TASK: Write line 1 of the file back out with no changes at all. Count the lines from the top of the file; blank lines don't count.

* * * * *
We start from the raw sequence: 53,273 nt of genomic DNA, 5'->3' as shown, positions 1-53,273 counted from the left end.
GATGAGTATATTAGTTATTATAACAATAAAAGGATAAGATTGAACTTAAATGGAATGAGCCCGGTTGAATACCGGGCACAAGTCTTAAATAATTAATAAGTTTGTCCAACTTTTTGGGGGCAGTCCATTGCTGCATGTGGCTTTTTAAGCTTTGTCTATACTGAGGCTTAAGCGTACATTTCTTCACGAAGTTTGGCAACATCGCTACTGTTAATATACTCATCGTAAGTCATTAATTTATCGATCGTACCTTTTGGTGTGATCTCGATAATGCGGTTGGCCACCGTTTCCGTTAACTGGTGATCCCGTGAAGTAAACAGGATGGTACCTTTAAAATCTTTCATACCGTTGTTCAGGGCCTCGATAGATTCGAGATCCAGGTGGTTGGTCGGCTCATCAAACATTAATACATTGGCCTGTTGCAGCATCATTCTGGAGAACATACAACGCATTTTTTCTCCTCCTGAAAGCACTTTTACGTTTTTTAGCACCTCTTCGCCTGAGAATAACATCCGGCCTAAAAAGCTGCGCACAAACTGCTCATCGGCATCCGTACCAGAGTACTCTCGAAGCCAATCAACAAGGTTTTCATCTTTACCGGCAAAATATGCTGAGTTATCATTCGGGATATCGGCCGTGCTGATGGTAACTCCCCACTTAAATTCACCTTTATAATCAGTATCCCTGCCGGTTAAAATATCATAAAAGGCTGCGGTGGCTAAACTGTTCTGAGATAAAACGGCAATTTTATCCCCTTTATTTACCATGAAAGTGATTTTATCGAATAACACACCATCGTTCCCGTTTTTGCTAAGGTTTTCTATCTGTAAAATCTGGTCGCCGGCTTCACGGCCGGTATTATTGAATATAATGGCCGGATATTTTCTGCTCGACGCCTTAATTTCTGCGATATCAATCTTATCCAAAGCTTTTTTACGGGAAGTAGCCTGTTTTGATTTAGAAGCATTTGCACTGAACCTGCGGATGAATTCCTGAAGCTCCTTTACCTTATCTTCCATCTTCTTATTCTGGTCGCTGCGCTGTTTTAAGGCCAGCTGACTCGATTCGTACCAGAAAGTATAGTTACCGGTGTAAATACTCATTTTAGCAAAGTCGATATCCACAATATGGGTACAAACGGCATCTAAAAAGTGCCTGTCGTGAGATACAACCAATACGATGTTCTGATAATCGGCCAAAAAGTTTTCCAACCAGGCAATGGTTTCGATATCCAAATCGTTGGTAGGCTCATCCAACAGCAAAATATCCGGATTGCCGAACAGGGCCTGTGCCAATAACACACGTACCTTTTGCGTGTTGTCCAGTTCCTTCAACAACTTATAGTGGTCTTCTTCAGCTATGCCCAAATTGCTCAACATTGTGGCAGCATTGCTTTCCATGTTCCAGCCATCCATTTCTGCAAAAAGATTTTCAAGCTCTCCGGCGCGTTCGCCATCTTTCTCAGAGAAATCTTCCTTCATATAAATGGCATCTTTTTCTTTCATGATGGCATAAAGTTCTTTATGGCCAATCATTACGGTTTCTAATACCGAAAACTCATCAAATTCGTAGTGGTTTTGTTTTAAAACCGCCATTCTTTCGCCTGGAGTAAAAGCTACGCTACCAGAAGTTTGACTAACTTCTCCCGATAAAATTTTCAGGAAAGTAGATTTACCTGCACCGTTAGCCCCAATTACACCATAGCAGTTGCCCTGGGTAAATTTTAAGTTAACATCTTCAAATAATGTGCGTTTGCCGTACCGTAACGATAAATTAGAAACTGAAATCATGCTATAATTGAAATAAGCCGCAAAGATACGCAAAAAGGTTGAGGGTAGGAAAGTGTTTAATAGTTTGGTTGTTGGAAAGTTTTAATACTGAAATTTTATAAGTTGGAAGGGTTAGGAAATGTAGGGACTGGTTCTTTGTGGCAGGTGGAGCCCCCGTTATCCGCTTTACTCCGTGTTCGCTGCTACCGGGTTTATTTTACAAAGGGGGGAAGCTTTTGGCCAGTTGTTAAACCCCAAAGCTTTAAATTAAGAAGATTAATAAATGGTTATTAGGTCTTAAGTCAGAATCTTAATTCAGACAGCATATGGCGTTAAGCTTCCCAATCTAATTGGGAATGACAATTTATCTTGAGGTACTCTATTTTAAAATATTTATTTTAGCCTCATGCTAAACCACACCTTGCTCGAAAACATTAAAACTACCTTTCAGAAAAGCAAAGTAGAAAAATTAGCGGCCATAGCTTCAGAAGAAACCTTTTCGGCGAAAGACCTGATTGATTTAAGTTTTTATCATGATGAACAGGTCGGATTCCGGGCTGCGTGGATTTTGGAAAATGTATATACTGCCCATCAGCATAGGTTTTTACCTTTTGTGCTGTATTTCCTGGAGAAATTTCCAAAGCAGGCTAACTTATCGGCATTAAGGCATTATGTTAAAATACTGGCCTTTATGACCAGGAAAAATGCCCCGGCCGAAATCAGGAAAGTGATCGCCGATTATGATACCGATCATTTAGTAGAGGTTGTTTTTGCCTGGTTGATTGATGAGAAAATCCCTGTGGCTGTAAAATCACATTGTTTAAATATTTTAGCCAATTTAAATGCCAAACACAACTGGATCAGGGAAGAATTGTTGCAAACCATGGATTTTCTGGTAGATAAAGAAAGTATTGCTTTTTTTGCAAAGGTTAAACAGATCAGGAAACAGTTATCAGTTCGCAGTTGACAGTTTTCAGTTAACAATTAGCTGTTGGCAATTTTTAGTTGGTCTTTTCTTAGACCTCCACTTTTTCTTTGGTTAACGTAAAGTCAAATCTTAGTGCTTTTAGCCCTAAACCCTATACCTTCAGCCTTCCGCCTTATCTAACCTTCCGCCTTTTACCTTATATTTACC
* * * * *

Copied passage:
We start from the raw sequence: 53,273 nt of genomic DNA, 5'->3' as shown, positions 1-53,273 counted from the left end.